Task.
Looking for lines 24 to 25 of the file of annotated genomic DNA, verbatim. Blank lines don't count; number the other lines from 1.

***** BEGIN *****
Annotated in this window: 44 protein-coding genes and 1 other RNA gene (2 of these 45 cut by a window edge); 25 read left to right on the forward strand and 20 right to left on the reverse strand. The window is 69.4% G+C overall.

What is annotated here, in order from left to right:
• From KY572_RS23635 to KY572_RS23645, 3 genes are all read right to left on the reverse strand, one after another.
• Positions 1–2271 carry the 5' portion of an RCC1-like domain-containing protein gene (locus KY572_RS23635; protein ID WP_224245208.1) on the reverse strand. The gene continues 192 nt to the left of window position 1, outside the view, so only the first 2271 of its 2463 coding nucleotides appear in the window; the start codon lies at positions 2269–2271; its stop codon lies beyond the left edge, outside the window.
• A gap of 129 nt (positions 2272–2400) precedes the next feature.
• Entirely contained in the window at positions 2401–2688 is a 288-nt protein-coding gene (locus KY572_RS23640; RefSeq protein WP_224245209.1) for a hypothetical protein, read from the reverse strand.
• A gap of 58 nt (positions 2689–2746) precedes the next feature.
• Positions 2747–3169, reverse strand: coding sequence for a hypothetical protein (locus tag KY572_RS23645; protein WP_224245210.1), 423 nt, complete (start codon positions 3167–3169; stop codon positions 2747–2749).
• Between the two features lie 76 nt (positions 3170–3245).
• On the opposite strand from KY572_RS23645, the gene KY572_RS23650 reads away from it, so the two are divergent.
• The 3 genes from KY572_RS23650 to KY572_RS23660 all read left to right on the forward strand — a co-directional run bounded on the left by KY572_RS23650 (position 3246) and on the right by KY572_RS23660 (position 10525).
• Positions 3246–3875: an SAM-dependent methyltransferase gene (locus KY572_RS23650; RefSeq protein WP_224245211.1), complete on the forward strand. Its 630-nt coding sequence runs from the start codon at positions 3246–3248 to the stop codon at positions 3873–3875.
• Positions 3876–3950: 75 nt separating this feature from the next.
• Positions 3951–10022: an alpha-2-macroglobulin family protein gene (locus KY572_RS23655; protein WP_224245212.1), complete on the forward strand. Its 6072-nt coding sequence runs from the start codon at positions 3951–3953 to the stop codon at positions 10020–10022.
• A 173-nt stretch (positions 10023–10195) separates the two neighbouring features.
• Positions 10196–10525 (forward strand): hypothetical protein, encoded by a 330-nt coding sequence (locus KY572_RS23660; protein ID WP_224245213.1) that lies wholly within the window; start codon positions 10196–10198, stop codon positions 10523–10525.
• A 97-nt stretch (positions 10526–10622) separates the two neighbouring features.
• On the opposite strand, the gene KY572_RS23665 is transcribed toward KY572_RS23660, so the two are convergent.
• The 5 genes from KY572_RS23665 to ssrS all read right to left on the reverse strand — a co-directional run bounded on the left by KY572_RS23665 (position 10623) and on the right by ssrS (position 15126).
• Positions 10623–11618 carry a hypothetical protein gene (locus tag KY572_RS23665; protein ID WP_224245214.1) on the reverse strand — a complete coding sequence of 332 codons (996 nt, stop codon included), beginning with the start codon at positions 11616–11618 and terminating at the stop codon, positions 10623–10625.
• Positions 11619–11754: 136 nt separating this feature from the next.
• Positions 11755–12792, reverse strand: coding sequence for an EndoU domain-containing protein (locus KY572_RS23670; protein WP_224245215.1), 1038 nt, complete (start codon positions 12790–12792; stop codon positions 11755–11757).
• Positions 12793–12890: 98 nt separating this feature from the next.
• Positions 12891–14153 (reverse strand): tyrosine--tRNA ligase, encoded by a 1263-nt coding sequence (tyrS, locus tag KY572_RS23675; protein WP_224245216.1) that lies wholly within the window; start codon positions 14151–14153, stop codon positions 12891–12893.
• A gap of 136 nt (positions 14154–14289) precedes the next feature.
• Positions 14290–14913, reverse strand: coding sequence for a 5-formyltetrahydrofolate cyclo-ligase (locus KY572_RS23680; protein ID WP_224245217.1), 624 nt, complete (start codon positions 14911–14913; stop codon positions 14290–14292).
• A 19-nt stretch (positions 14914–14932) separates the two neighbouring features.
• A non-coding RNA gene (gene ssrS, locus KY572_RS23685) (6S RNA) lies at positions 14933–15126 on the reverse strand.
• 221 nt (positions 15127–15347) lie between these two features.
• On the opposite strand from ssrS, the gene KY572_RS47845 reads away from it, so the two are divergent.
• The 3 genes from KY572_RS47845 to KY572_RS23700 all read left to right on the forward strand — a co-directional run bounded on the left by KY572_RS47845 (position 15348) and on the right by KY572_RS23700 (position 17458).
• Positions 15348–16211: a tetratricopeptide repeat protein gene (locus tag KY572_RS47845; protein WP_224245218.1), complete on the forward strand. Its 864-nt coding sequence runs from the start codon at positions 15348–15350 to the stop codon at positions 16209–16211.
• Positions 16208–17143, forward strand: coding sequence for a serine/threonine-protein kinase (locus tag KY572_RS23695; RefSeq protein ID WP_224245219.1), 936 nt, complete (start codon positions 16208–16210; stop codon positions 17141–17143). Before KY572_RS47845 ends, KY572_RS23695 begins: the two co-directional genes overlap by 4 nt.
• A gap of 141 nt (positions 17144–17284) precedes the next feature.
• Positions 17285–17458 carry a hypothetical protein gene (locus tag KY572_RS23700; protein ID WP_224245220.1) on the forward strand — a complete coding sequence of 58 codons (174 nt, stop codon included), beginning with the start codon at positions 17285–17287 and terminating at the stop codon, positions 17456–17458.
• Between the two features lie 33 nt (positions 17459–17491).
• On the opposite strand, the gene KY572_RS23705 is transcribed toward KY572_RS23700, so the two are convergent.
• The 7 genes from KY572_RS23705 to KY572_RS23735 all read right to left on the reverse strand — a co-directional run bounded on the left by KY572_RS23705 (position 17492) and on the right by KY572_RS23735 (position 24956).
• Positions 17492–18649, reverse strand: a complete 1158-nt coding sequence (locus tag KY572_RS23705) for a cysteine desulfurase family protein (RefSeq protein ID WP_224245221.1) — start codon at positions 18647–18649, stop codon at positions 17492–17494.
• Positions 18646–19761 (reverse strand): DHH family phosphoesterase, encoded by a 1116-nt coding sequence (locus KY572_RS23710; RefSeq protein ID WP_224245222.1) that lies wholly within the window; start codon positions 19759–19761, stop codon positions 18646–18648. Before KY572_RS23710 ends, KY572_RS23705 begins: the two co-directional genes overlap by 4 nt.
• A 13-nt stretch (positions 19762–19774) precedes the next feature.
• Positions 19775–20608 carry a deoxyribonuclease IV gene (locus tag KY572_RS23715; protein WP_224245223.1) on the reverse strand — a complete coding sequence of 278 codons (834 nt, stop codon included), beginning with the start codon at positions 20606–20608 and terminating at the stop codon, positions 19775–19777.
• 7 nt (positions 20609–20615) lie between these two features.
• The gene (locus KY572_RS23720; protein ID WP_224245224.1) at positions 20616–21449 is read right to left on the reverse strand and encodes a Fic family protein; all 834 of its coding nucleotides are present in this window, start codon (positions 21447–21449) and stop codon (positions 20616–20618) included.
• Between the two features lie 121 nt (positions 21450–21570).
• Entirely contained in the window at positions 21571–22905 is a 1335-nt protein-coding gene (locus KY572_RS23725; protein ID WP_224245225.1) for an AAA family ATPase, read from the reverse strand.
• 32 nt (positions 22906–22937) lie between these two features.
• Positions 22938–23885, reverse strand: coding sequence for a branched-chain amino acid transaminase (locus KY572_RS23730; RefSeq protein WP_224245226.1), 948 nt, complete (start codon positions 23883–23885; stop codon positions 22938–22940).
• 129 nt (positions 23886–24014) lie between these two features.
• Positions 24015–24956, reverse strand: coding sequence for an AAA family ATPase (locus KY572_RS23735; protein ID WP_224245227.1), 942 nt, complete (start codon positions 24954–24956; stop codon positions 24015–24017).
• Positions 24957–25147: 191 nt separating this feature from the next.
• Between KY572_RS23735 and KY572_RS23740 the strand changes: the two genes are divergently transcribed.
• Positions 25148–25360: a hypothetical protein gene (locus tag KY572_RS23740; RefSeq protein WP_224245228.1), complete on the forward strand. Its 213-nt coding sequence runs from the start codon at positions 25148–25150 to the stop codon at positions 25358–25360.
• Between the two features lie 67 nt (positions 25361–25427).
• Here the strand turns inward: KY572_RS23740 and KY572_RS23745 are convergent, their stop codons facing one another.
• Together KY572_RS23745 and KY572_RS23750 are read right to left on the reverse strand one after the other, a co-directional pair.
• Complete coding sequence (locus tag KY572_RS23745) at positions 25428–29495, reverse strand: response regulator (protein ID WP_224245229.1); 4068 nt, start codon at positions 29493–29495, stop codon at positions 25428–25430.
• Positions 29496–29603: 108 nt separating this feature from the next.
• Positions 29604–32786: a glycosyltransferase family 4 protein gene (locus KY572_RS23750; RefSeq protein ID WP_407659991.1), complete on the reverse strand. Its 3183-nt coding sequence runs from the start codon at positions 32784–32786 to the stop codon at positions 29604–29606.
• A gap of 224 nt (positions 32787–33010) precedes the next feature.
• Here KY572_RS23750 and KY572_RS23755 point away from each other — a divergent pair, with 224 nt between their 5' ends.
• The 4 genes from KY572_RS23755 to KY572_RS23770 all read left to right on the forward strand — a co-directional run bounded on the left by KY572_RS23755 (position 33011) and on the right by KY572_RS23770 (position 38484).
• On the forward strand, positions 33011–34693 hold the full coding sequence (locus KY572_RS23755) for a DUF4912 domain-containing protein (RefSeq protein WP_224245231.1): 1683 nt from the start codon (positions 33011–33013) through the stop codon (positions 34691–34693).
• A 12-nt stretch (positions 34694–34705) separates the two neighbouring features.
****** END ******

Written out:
• Positions 12891–14153 (reverse strand): tyrosine--tRNA ligase, encoded by a 1263-nt coding sequence (tyrS, locus tag KY572_RS23675; protein WP_224245216.1) that lies wholly within the window; start codon positions 14151–14153, stop codon positions 12891–12893.
• A gap of 136 nt (positions 14154–14289) precedes the next feature.